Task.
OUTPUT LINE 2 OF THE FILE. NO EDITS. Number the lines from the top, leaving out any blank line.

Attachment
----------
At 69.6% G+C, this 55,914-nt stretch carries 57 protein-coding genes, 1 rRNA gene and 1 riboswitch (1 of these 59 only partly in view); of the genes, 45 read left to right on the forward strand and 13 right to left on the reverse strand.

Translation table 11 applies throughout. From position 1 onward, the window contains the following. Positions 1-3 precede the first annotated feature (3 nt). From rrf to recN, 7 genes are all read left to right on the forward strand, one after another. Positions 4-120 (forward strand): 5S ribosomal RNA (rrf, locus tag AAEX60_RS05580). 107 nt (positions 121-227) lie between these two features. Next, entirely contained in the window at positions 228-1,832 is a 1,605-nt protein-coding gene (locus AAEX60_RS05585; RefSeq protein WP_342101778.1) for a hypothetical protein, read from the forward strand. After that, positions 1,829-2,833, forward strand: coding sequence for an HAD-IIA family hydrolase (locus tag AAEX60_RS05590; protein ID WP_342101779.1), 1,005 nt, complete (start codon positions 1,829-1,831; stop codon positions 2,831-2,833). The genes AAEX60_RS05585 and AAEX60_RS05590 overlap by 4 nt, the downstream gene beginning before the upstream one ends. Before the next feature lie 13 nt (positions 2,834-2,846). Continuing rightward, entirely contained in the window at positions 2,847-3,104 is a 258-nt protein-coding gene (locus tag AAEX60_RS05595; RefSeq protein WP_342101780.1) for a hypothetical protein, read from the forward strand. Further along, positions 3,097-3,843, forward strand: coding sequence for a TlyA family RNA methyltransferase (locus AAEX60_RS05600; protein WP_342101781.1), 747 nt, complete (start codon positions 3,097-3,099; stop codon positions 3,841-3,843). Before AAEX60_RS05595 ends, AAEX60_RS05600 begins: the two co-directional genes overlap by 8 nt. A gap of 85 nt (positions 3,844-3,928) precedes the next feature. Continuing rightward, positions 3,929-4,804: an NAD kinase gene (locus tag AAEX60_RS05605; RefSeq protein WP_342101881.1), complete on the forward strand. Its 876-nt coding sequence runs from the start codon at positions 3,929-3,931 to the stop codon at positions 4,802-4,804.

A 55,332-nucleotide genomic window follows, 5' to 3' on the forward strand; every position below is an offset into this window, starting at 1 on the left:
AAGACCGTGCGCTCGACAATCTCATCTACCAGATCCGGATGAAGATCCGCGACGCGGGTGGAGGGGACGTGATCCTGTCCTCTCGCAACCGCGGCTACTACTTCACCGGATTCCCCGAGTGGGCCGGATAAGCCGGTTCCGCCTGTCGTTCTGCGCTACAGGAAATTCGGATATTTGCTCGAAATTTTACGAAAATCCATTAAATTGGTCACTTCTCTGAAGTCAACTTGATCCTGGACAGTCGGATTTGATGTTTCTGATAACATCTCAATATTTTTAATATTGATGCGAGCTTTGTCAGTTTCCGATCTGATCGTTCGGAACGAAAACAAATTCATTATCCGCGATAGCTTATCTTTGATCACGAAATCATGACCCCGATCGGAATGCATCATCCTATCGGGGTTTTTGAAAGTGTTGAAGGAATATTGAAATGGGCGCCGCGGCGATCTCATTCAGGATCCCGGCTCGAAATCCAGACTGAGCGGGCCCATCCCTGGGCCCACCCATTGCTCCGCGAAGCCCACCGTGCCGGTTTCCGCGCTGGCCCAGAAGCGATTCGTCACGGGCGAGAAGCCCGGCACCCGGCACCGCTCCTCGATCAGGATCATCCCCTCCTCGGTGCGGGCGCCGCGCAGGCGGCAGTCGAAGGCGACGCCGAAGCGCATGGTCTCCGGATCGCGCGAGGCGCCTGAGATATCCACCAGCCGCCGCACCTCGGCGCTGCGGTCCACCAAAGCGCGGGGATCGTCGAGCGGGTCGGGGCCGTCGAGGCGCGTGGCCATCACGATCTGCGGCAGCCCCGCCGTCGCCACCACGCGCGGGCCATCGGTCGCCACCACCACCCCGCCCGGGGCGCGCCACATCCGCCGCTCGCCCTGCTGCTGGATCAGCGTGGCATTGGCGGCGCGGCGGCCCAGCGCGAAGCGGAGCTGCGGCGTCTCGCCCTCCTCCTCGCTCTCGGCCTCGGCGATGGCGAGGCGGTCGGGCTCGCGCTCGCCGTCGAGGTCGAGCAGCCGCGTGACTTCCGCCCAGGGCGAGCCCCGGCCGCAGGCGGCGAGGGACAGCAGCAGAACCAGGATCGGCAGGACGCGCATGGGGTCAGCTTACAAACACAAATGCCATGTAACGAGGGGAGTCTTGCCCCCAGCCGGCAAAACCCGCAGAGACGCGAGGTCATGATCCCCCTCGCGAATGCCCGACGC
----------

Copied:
Translation table 11 applies throughout. From position 1 onward, the window contains the following. Positions 1-3 precede the first annotated feature (3 nt). From rrf to recN, 7 genes are all read left to right on the forward strand, one after another. Positions 4-120 (forward strand): 5S ribosomal RNA (rrf, locus tag AAEX60_RS05580). 107 nt (positions 121-227) lie between these two features. Next, entirely contained in the window at positions 228-1,832 is a 1,605-nt protein-coding gene (locus AAEX60_RS05585; RefSeq protein WP_342101778.1) for a hypothetical protein, read from the forward strand. After that, positions 1,829-2,833, forward strand: coding sequence for an HAD-IIA family hydrolase (locus tag AAEX60_RS05590; protein ID WP_342101779.1), 1,005 nt, complete (start codon positions 1,829-1,831; stop codon positions 2,831-2,833). The genes AAEX60_RS05585 and AAEX60_RS05590 overlap by 4 nt, the downstream gene beginning before the upstream one ends. Before the next feature lie 13 nt (positions 2,834-2,846). Continuing rightward, entirely contained in the window at positions 2,847-3,104 is a 258-nt protein-coding gene (locus tag AAEX60_RS05595; RefSeq protein WP_342101780.1) for a hypothetical protein, read from the forward strand. Further along, positions 3,097-3,843, forward strand: coding sequence for a TlyA family RNA methyltransferase (locus AAEX60_RS05600; protein WP_342101781.1), 747 nt, complete (start codon positions 3,097-3,099; stop codon positions 3,841-3,843). Before AAEX60_RS05595 ends, AAEX60_RS05600 begins: the two co-directional genes overlap by 8 nt. A gap of 85 nt (positions 3,844-3,928) precedes the next feature. Continuing rightward, positions 3,929-4,804: an NAD kinase gene (locus tag AAEX60_RS05605; RefSeq protein WP_342101881.1), complete on the forward strand. Its 876-nt coding sequence runs from the start codon at positions 3,929-3,931 to the stop codon at positions 4,802-4,804.